On February 21, 2024, the National Labor Relations Board (“NLRB”) issued a decision finding that Home Depot violated Section 8(a)(1) of the National Labor Relations Act (“Act”) by using Home Depot’s dress code to require an employee to remove the acronym “BLM,” an initialism for “Black Lives Matter,” from the Employee’s work uniform. The decision was the latest in a run of NLRB decisions that employers should consider when applying workplace policies.

The NLRB reversed an Administrative Law Judge (“ALJ”)’s holding that Home Depot did not violate the Act because “BLM” does not have an “objective, and sufficiently direct, relationship to terms and conditions of employment.” The Act protects employees engaging in concerted activities, which is activity taken by two or more employees for the purpose of mutual aid or protection.

For several months, employees at the Home Depot store allegedly raised concerns to management about racially discriminatory behavior in the workplace. The NLRB deemed these concerns protected concerted activity. Management informed the Employee that the BLM insignia on their orange apron violated the dress code after the Employee sent an email to management requesting a more open dialogue regarding racial issues. The dress code and apron policy stated that the work apron is “not an appropriate place to promote or display religious beliefs, causes or political messages unrelated to workplace matters.” The Employee refused to remove the insignia. After management conditioned the Employee’s return to work on removing the initials, the Employee resigned rather than accept the condition. The NLRB concluded these events amounted to a constructive discharge.

According to the NLRB, the Employee’s refusal to remove the BLM marking was a “logical outgrowth” of the employees’ protected concerted activities because the Employee had specifically linked the BLM marking to showing support for coworkers in connection with group complaints.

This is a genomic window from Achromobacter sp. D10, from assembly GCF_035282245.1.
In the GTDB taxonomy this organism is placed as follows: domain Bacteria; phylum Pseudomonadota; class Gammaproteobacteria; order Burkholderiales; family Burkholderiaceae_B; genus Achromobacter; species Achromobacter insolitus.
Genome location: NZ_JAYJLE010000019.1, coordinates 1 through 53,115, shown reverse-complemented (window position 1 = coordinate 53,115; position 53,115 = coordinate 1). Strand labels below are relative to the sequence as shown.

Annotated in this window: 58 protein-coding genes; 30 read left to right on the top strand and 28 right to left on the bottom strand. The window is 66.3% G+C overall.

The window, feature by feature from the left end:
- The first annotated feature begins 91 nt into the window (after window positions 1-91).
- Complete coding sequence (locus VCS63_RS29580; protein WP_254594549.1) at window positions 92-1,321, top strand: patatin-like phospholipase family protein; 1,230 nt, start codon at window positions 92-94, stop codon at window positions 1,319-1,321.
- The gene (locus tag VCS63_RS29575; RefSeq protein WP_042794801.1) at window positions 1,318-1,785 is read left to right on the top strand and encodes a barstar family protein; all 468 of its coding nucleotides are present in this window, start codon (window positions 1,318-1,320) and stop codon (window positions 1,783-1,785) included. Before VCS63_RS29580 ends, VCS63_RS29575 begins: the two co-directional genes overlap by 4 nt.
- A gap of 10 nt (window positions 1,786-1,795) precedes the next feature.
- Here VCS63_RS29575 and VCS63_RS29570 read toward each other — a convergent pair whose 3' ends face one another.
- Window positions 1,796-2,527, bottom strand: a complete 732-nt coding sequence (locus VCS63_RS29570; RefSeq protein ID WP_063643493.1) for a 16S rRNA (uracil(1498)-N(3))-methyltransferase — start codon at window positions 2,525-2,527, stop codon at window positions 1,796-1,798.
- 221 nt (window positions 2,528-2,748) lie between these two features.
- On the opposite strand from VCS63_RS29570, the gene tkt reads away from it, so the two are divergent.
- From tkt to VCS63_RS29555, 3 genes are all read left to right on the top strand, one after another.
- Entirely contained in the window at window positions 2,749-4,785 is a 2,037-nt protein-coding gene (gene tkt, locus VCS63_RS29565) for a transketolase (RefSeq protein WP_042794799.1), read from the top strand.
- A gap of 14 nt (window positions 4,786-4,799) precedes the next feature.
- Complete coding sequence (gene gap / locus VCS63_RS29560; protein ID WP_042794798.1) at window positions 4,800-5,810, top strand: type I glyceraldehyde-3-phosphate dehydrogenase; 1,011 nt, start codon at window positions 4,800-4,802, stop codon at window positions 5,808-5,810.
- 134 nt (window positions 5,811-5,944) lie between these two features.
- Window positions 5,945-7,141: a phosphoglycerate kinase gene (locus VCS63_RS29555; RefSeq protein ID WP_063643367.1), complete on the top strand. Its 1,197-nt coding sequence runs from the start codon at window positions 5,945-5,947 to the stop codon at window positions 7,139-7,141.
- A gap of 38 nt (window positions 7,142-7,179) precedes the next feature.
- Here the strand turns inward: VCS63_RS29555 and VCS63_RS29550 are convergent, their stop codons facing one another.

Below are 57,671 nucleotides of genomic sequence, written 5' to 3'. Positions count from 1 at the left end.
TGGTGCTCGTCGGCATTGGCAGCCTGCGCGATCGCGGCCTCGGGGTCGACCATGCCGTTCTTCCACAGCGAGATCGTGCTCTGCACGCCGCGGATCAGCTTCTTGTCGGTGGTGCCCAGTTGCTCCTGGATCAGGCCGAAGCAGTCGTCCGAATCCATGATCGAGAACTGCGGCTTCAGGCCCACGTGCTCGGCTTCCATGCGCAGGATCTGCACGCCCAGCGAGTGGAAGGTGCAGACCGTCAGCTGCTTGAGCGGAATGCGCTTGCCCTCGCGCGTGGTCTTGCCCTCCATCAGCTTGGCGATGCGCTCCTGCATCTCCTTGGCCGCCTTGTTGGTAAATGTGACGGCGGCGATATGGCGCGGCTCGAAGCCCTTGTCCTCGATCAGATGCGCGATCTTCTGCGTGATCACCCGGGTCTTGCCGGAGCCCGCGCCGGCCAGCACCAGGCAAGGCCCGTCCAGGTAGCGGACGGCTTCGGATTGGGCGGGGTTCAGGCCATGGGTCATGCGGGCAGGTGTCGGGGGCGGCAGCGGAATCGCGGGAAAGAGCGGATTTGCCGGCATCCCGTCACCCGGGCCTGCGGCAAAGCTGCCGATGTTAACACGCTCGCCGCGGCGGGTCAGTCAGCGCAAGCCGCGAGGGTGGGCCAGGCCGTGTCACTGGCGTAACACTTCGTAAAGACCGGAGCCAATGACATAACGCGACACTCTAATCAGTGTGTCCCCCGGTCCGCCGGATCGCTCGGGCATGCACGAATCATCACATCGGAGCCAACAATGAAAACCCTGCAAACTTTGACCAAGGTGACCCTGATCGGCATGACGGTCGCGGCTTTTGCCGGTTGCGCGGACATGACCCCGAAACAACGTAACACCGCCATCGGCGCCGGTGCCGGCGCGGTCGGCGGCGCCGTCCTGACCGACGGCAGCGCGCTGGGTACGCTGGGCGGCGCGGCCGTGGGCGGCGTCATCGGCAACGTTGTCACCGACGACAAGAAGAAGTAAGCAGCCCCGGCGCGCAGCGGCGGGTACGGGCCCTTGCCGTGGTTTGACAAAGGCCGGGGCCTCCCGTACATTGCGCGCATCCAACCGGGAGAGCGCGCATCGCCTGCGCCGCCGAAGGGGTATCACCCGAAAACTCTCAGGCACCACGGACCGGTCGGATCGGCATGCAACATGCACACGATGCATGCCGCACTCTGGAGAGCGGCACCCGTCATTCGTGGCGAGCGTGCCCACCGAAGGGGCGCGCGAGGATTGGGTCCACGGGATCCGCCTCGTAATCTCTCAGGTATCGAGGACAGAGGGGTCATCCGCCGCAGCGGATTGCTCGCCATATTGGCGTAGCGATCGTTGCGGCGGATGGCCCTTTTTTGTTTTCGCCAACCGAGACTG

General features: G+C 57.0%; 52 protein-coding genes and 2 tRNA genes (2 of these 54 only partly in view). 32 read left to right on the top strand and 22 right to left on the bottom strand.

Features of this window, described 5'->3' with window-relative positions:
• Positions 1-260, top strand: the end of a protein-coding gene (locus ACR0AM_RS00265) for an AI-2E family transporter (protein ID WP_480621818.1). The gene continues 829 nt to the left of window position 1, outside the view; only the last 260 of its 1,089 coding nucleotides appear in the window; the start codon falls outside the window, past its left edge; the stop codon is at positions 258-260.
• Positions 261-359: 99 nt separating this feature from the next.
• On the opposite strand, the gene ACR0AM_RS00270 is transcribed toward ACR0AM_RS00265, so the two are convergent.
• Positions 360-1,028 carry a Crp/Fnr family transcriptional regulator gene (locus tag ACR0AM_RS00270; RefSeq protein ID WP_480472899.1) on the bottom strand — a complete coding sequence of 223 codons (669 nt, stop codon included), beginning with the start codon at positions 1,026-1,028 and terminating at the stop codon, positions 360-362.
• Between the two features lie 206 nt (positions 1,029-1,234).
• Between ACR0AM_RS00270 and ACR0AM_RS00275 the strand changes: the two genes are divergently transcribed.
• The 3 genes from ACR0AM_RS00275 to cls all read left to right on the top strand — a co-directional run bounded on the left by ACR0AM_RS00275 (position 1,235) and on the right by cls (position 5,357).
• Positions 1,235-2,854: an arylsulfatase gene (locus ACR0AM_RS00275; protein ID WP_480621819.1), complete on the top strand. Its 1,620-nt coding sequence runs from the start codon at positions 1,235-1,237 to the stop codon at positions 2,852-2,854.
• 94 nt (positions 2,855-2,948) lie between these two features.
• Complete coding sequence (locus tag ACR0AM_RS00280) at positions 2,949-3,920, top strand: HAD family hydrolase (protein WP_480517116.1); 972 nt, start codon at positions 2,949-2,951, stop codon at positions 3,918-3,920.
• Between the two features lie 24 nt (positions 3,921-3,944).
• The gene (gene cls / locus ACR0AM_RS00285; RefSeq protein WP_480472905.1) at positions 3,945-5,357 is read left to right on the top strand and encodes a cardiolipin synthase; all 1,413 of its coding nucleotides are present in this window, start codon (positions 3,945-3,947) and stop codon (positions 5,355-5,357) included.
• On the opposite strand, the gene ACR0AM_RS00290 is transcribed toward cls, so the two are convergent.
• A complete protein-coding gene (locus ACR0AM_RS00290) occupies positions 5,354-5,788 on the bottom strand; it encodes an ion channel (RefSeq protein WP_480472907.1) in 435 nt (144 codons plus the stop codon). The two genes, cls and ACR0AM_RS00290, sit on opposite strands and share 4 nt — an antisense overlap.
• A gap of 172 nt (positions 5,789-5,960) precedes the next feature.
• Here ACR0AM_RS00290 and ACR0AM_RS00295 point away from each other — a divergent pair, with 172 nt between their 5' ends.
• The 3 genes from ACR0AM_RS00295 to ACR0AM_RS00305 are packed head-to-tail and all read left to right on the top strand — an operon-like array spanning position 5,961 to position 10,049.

The NLRB did not find any special circumstances justifying Home Depot’s interference with the Employee’s right to display the BLM insignia. Such justifying circumstances might include employee safety, damage to machinery or products, exacerbation of employee dissention, or unreasonable interference with the employer’s public image.

Although there was no allegation or finding that the dress code policy limiting political messages was facially unlawful, the NLRB found that that Home Depot violated the Act “by applying its facially neutral dress code and apron policy to restrict Section 7 activity.”

The NLRB ordered Home Depot to, among other things, cease and desist from prohibiting employees from engaging in protected concerted activities, reinstate the employee with backpay for lost earnings and benefits as well as compensation for other direct or foreseeable pecuniary harms, and post notice of the decision at the store where the Employee had worked.

When enforcing company policies, employers should first consider whether, in light of the surrounding factual circumstances, such action might be construed as restricting employees’ engagement in concerted activities. If you have questions about how this decision might impact your business, please contact a member of the McNees Labor & Employment Group.